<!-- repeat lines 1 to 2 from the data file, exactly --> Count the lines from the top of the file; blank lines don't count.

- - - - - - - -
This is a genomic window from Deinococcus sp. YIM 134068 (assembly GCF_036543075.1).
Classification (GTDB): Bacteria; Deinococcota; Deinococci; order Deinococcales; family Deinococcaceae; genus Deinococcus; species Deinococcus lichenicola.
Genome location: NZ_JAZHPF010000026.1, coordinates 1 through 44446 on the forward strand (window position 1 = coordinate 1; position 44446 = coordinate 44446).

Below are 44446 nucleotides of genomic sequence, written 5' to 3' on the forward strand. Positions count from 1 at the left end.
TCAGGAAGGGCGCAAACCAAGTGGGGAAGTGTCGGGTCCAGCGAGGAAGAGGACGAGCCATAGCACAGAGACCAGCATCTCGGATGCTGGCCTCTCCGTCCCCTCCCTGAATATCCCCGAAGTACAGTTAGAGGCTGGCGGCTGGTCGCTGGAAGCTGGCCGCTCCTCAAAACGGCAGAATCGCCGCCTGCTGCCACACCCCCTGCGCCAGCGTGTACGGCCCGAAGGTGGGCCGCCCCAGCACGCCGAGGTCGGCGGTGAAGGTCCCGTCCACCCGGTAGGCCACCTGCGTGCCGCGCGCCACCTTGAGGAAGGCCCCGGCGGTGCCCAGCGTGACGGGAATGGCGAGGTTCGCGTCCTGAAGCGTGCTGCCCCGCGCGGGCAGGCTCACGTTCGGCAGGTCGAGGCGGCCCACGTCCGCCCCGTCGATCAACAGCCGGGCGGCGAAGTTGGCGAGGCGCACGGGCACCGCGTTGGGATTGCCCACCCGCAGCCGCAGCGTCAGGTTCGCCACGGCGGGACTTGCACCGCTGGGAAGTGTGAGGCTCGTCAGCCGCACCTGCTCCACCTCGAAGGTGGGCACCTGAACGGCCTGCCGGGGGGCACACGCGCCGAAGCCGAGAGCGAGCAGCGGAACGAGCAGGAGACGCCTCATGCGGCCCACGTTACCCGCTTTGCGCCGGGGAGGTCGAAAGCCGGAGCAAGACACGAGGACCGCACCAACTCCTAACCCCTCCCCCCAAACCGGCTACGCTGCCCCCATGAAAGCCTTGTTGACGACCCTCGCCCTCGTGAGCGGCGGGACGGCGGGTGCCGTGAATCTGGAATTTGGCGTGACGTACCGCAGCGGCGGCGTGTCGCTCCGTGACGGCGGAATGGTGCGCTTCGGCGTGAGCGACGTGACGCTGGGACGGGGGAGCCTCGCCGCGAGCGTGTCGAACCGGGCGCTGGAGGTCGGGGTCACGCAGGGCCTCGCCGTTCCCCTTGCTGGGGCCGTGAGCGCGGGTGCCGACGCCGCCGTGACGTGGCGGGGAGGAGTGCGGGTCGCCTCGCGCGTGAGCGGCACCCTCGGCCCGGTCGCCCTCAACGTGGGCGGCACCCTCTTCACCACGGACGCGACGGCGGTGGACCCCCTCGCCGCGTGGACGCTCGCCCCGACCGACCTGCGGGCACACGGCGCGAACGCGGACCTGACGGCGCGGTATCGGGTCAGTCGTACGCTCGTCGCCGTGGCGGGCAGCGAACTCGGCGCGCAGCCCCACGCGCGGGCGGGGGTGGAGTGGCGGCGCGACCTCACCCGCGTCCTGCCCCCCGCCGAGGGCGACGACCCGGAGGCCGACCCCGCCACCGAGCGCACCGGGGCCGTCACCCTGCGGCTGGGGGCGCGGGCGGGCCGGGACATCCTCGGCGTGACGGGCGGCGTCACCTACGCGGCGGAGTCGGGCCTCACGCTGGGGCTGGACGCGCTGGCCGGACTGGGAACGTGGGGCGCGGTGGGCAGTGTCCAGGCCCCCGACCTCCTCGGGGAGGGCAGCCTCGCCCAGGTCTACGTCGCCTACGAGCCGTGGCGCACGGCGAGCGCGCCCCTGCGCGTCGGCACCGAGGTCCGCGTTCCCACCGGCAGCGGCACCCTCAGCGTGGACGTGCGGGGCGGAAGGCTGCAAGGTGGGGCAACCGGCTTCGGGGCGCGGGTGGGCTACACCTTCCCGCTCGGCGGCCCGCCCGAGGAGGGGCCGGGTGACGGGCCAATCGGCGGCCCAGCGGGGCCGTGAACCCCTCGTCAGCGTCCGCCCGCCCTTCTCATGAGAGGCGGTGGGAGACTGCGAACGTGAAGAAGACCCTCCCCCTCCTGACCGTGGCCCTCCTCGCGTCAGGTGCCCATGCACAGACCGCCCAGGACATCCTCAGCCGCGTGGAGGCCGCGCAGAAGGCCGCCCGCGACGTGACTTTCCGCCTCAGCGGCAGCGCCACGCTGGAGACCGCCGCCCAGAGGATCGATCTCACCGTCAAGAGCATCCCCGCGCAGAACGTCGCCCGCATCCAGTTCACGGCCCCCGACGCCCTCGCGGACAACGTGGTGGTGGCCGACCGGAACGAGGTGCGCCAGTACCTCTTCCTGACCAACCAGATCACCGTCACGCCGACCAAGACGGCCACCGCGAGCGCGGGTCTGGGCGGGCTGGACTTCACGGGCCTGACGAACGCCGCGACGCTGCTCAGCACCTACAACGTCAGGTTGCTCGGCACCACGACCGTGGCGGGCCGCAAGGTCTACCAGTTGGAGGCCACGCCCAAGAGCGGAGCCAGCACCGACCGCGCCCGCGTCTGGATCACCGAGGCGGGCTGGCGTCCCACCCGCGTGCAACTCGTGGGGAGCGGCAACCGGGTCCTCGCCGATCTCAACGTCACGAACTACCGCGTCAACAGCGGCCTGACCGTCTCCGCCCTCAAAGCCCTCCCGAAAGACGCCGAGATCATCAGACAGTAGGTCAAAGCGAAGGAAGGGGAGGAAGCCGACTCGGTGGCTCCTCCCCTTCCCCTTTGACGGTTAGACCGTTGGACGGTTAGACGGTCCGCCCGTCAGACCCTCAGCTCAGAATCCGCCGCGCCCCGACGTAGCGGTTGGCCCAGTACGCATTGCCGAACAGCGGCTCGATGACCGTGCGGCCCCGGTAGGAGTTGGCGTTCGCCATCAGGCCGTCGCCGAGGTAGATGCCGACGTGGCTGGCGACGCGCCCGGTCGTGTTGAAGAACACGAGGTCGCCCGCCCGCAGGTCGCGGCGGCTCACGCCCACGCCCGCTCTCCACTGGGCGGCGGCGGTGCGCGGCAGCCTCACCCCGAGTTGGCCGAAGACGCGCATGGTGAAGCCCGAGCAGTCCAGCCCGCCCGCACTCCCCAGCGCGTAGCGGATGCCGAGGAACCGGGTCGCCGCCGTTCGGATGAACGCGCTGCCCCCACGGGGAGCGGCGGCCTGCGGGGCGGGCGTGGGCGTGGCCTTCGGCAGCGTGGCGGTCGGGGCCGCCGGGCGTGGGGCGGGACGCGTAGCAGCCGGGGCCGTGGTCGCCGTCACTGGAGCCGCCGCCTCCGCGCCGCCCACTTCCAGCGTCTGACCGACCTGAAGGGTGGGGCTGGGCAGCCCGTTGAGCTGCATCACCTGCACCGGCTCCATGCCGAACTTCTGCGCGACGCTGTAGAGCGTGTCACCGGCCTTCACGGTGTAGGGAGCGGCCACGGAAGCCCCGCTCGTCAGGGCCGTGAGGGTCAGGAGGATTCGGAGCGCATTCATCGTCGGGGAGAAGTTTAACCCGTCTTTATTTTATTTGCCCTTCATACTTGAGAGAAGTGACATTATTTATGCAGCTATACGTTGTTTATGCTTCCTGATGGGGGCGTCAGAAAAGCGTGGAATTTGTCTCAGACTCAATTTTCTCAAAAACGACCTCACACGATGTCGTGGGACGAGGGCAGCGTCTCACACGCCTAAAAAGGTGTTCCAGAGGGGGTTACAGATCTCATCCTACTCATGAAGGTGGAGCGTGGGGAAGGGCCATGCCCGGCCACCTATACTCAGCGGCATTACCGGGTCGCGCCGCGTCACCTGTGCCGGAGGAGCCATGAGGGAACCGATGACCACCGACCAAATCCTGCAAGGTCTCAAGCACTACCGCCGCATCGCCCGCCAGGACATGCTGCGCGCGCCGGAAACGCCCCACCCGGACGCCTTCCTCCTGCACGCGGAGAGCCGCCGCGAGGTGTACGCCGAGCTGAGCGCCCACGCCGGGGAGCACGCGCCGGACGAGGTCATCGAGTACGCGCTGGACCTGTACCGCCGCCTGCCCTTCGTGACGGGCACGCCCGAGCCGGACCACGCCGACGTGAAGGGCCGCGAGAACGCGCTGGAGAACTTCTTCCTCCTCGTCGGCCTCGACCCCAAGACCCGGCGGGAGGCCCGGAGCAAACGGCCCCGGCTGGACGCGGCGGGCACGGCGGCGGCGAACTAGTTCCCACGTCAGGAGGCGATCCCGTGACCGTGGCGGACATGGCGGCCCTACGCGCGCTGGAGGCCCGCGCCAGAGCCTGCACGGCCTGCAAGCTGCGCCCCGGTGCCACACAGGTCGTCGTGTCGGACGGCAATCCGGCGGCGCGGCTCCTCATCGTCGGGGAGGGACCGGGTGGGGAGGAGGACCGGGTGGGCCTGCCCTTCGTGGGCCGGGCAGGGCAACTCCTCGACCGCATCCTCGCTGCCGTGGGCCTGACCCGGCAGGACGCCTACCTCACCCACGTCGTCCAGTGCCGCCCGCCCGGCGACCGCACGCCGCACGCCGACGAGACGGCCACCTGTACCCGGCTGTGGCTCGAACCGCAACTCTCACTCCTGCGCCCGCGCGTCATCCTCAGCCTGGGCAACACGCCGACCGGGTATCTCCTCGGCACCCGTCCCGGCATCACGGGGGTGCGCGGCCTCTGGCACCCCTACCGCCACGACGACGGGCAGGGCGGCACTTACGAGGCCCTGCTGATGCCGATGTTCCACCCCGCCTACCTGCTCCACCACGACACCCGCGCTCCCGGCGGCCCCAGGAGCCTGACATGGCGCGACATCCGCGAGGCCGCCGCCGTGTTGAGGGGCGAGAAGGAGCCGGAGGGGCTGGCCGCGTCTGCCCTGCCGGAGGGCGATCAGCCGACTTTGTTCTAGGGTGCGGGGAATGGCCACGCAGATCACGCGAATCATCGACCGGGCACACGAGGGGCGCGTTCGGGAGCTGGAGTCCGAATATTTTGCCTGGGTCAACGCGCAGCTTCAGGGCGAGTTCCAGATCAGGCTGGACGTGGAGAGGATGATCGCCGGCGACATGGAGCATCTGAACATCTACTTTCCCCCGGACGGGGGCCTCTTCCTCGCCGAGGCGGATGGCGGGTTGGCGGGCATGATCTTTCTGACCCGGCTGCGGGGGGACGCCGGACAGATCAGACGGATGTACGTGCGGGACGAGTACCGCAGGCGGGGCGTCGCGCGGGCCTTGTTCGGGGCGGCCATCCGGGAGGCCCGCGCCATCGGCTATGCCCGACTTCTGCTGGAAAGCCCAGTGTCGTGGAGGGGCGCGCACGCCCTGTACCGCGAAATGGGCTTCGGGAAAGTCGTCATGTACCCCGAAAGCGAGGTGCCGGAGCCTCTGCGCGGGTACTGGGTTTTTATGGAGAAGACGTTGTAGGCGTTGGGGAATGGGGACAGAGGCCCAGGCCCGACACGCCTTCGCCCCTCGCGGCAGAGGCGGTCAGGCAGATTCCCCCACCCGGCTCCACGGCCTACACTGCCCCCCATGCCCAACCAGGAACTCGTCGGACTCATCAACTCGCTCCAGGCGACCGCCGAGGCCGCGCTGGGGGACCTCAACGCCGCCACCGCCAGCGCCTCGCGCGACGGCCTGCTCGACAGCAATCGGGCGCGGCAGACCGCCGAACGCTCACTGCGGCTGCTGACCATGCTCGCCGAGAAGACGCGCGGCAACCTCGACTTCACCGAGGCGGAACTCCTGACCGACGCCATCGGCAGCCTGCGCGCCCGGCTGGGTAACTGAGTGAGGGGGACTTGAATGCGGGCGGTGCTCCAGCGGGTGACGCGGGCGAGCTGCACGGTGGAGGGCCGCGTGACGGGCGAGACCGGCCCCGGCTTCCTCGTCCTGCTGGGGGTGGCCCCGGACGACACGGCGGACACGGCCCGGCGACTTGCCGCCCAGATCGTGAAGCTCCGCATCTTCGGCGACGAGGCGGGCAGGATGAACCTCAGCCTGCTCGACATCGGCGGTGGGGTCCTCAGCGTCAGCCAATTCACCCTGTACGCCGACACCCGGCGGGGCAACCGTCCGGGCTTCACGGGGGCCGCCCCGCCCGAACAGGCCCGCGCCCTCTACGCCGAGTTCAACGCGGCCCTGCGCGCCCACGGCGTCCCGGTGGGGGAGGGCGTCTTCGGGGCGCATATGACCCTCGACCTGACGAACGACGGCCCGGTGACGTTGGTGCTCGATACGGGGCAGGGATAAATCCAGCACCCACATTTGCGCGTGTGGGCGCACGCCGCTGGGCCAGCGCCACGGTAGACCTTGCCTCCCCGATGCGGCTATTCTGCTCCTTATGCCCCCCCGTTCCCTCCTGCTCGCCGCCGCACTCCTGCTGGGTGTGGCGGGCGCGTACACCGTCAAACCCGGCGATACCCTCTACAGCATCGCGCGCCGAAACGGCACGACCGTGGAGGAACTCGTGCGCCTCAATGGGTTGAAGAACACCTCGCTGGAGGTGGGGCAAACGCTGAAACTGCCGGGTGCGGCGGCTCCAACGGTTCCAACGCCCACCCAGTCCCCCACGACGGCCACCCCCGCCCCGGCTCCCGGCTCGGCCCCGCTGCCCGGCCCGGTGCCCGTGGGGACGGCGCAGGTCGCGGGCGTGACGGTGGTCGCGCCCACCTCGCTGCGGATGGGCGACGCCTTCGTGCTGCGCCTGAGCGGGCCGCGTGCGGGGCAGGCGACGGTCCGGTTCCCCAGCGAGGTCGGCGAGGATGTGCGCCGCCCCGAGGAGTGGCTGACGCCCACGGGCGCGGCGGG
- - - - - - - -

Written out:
This is a genomic window from Deinococcus sp. YIM 134068 (assembly GCF_036543075.1).
Classification (GTDB): Bacteria; Deinococcota; Deinococci; order Deinococcales; family Deinococcaceae; genus Deinococcus; species Deinococcus lichenicola.